This chapter – Christianity and Social Justice – can be found in the book: How Christ Changed the World: The Social Teachings of the Catholic Church by Msgr. Luigi Civardi of Catholic Action, published in 1961 (edited here by A. J. MacDonald, Jr. (.pdf here.)
Justice is the cardinal virtue that prompts us to give everyone his due. According to its different objects, it assumes different names. Thus we have commutative, legal, and social justice.
Commutative justice regulates the relations between one individual and another; for example, the relations between seller and buyer; the former must give sound and wholesome goods, the latter the just price agreed upon.
Legal justice governs the relations between rules and subjects. The rulers have to enact just laws, and citizens have to observe them. It is legal justice also that inflicts penalties corresponding to the crimes, and in this case it is called punitive justice.
Social justice governs the relations between different social classes, between employers and employees, and distributes the benefits and burdens of society. Fees, salaries, and pensions are the object of social justice, which is also called distributive justice.
Justice is more compelling than charity in the sense that it has a greater binding force. The reason for this lies in the very nature of justice, which gives to others what belongs to them, what is due to them by strict right. Hence, in justice, one does give of one’s own. Consequently, the exercise of justice at bottom is nothing else than a reintegration of a restitution. Not so with charity, which gives to others what they are not strictly entitled to. In charity, one gives of one’s own.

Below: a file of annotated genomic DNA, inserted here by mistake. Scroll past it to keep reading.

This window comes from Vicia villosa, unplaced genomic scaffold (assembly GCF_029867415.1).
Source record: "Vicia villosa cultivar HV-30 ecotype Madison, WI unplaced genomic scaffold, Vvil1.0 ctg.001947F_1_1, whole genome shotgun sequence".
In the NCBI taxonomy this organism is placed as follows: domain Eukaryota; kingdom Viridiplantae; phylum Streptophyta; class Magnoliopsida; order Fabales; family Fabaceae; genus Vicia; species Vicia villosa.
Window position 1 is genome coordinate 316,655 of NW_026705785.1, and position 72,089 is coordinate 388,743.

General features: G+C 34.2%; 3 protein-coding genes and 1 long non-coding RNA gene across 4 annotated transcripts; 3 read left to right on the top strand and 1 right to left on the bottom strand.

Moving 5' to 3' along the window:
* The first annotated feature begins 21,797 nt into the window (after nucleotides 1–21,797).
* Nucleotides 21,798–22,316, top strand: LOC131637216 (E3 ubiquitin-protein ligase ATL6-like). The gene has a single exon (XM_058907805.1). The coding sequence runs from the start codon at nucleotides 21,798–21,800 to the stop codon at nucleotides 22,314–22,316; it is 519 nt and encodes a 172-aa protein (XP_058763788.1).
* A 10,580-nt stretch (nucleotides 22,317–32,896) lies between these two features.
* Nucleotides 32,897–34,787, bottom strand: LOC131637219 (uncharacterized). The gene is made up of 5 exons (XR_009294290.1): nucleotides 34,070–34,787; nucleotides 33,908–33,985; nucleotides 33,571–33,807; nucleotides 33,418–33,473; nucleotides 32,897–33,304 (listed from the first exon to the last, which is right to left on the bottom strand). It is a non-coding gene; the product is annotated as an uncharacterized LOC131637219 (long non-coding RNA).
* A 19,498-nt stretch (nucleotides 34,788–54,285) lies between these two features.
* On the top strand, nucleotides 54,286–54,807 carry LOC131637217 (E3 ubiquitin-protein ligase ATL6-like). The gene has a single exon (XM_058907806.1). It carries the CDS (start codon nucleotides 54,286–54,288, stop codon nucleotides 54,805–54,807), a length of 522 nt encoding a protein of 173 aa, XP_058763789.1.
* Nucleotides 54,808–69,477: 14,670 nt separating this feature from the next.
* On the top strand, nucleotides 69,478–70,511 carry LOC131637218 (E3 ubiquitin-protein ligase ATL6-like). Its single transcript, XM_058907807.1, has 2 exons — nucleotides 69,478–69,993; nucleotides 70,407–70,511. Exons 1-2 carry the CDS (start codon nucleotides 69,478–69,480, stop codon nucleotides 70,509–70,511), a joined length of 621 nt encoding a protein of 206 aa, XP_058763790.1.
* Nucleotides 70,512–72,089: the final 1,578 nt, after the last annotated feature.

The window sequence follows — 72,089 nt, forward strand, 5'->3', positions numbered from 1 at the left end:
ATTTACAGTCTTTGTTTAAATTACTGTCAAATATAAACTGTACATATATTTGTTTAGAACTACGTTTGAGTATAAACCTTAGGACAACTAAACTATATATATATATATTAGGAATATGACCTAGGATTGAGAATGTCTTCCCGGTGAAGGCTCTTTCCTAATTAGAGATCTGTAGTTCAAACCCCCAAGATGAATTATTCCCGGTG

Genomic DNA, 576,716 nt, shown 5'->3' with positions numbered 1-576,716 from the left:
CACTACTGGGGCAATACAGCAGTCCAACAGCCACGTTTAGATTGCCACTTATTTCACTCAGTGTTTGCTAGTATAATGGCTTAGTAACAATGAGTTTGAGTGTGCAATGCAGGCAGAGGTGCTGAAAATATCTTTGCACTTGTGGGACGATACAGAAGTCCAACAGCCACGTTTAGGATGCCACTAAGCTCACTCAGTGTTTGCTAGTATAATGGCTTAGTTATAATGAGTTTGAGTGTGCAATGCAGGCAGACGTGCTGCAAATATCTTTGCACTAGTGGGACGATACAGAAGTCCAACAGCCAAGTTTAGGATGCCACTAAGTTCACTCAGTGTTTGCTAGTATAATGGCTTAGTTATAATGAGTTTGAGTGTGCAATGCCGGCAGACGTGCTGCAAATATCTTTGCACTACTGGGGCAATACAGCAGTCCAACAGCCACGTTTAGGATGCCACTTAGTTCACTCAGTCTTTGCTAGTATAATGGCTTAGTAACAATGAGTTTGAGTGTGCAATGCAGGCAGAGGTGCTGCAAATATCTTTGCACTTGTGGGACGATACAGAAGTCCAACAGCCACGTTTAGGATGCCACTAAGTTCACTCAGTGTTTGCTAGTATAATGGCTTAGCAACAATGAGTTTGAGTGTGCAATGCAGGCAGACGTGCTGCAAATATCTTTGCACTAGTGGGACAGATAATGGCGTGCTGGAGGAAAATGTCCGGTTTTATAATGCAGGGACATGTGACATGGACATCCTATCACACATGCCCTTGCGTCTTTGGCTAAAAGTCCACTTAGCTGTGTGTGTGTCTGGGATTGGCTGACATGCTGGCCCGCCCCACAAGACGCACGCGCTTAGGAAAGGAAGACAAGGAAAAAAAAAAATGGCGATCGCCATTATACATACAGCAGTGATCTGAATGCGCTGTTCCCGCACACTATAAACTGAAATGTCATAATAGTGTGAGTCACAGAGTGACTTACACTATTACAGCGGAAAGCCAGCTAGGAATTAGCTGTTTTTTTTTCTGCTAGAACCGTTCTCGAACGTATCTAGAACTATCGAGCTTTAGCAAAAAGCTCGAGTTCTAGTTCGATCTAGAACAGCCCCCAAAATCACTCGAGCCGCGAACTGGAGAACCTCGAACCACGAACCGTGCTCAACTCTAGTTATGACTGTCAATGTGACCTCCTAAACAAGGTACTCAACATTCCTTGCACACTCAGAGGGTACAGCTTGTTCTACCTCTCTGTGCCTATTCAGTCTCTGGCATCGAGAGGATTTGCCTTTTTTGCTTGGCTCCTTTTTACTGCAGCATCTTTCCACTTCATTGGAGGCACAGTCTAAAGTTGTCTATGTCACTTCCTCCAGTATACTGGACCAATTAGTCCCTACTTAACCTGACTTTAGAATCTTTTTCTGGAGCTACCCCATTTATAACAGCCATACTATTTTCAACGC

The first duty of charity to one’s neighbor is this: to do him justice, to give him what is due him. The wage earner is not to receive as alms what is his due in justice, and let no one attempt with trifling charitable donations to exempt himself from the great duties imposed by justice. If the rich and prosperous are obliged, out of ordinary motives of pity, to act generously toward the poor, their obligation is all the greater to do them justice.
Our Lord taught and defended every kind of justice and social justice in particular. In the Sermon on the Mount he proclaimed: “Blessed are they that hunger and thirst after justice, for they shall have their fill.” (Matt. 5:6). Elsewhere he declares: “The laborer is worthy of his hire.” (Luke. 10:7).